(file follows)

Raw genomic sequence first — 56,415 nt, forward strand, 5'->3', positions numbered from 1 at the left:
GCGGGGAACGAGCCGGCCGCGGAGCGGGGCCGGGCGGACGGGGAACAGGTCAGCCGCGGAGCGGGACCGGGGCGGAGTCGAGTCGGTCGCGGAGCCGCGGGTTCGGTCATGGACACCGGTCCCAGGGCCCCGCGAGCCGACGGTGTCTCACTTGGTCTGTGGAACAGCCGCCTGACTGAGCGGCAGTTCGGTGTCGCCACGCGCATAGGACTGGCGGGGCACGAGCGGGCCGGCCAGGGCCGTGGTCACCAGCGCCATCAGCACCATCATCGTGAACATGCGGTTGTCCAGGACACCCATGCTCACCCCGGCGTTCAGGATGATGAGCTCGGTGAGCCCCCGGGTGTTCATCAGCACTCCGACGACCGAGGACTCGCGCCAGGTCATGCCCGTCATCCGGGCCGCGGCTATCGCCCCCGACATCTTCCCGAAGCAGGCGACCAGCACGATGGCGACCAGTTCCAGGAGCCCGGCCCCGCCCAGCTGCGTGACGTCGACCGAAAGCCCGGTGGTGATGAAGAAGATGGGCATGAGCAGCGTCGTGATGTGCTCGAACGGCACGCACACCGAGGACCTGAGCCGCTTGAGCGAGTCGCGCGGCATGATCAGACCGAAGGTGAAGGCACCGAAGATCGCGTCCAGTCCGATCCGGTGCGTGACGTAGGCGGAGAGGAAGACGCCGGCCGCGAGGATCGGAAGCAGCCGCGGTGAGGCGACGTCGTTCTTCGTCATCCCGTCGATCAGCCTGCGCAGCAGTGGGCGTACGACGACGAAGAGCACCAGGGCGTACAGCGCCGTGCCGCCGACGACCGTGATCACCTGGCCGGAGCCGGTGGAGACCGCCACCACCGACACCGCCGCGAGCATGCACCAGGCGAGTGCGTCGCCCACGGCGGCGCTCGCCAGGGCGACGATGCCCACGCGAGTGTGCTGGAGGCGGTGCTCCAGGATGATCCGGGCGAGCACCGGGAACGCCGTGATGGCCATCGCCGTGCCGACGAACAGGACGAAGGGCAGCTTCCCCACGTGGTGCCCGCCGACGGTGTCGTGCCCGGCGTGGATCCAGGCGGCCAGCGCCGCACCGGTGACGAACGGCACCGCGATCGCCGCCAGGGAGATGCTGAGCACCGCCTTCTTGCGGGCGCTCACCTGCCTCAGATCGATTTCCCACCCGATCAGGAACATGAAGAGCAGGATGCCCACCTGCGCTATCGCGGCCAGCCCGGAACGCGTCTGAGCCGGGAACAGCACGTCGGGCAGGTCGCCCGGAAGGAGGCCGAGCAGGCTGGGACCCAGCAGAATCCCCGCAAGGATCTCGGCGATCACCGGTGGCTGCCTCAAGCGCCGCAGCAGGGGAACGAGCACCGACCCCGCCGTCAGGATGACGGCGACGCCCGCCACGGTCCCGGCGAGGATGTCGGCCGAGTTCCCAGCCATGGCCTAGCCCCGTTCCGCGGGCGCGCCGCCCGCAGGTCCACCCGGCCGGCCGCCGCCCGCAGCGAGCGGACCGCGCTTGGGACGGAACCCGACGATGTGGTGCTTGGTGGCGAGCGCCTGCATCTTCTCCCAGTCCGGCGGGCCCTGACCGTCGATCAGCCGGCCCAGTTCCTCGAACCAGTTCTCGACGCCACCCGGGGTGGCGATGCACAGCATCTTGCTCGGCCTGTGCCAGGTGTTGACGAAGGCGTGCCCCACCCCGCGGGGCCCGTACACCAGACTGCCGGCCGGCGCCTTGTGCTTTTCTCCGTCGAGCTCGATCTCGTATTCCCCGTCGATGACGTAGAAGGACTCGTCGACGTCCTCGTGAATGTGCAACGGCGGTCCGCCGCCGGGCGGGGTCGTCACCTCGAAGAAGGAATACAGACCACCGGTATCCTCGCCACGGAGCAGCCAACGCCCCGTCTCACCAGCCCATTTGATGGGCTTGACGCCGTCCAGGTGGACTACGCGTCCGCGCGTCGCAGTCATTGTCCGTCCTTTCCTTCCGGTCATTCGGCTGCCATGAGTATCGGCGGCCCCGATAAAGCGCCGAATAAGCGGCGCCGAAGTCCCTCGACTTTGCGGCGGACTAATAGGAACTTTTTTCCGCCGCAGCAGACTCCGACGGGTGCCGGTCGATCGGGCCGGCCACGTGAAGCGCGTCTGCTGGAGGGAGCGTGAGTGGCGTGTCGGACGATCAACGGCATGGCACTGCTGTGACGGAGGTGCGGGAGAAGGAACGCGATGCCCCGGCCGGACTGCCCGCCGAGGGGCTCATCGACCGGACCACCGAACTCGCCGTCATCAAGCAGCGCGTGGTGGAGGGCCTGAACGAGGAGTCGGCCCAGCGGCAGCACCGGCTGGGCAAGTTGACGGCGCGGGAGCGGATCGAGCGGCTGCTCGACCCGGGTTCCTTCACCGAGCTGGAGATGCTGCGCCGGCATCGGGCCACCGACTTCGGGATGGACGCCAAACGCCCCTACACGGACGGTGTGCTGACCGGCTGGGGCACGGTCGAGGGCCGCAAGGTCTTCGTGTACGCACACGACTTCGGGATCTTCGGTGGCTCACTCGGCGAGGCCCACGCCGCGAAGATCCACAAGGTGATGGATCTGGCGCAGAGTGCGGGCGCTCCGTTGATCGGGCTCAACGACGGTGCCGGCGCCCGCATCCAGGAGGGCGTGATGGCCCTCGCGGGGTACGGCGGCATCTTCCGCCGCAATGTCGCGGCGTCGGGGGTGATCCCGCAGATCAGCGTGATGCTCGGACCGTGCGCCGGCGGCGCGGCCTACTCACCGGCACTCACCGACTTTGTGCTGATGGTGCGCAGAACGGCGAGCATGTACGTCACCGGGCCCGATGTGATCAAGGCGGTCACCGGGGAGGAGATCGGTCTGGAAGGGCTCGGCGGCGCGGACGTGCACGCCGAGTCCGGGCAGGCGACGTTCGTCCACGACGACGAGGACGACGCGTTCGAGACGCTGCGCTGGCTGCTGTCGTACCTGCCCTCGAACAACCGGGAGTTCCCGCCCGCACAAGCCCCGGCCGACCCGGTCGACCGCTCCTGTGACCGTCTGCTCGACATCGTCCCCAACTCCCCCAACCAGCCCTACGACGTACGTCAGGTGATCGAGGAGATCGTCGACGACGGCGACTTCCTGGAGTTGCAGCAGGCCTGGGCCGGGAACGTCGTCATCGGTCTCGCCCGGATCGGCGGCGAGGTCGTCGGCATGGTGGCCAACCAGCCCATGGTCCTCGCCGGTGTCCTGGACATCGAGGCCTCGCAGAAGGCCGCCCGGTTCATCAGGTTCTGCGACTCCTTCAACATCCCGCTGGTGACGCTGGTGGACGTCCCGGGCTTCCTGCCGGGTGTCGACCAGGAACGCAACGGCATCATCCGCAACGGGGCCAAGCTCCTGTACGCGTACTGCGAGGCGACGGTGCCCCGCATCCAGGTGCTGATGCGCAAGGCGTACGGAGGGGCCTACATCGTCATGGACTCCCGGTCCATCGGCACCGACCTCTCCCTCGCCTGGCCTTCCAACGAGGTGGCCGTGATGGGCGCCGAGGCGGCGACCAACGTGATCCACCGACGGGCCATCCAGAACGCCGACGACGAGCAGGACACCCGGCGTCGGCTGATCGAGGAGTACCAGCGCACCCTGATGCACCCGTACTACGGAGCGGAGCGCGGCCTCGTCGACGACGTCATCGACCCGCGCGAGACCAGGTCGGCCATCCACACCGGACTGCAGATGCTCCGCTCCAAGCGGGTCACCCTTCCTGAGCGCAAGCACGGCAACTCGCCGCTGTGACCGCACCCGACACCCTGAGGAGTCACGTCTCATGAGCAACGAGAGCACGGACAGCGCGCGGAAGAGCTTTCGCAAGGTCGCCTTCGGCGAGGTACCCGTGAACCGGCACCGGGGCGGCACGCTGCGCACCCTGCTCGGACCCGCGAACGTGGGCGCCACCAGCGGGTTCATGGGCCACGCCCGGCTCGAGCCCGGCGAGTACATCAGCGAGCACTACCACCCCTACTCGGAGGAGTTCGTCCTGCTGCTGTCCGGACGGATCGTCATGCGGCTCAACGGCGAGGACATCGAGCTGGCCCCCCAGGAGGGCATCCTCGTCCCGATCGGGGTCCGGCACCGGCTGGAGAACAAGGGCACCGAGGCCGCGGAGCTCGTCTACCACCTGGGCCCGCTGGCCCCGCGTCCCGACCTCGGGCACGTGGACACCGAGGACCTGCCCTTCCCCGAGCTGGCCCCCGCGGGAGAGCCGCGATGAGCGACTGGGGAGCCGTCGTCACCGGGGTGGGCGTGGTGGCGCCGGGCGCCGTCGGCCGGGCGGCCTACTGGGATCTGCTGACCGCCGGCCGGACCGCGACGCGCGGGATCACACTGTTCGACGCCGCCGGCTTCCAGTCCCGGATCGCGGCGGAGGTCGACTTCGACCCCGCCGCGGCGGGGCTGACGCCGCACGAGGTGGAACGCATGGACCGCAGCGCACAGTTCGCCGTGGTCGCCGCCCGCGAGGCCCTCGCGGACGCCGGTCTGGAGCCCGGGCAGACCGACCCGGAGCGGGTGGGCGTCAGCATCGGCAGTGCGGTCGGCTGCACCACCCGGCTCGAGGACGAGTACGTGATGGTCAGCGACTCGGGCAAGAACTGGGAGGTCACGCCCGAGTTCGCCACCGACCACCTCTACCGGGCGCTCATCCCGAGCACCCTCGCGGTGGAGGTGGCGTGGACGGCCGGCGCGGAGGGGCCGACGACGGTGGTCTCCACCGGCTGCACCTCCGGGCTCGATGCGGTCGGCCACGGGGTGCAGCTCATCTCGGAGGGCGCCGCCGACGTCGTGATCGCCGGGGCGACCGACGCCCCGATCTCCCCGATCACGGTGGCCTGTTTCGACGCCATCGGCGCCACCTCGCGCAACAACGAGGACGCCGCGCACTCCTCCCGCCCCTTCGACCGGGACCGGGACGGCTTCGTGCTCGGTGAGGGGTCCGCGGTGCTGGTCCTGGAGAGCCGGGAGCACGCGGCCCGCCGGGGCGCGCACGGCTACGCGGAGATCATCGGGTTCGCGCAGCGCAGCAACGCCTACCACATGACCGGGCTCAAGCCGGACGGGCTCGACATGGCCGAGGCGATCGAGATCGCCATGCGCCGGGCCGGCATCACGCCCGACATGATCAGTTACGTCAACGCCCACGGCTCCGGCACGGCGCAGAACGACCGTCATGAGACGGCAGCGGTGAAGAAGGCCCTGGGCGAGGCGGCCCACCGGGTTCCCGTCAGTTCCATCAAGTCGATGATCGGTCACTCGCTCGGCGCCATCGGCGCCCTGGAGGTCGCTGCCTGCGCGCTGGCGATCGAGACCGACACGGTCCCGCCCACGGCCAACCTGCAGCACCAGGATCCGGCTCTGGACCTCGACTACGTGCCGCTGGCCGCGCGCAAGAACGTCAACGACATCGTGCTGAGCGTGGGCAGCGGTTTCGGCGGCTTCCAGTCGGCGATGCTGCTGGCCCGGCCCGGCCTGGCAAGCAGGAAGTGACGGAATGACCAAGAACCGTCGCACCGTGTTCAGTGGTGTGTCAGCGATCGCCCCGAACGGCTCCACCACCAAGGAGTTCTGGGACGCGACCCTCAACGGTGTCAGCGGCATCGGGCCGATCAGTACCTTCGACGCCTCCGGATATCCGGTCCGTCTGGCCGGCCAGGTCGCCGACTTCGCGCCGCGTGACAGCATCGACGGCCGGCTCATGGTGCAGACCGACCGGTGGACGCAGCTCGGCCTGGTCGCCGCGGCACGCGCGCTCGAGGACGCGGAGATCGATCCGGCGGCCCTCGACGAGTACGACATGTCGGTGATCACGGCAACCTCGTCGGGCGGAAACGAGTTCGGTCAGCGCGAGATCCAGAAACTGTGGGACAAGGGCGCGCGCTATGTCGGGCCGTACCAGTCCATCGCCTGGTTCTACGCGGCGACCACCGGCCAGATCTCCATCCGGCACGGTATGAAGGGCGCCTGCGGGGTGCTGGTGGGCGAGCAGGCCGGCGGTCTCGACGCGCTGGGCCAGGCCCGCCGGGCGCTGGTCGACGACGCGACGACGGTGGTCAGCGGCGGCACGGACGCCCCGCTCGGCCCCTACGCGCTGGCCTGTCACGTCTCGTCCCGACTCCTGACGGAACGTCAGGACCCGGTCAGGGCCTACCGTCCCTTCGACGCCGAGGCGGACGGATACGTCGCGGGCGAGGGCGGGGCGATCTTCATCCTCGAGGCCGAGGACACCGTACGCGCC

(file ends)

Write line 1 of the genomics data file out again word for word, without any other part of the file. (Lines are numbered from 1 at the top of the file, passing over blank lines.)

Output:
Raw genomic sequence first — 56,415 nt, forward strand, 5'->3', positions numbered from 1 at the left: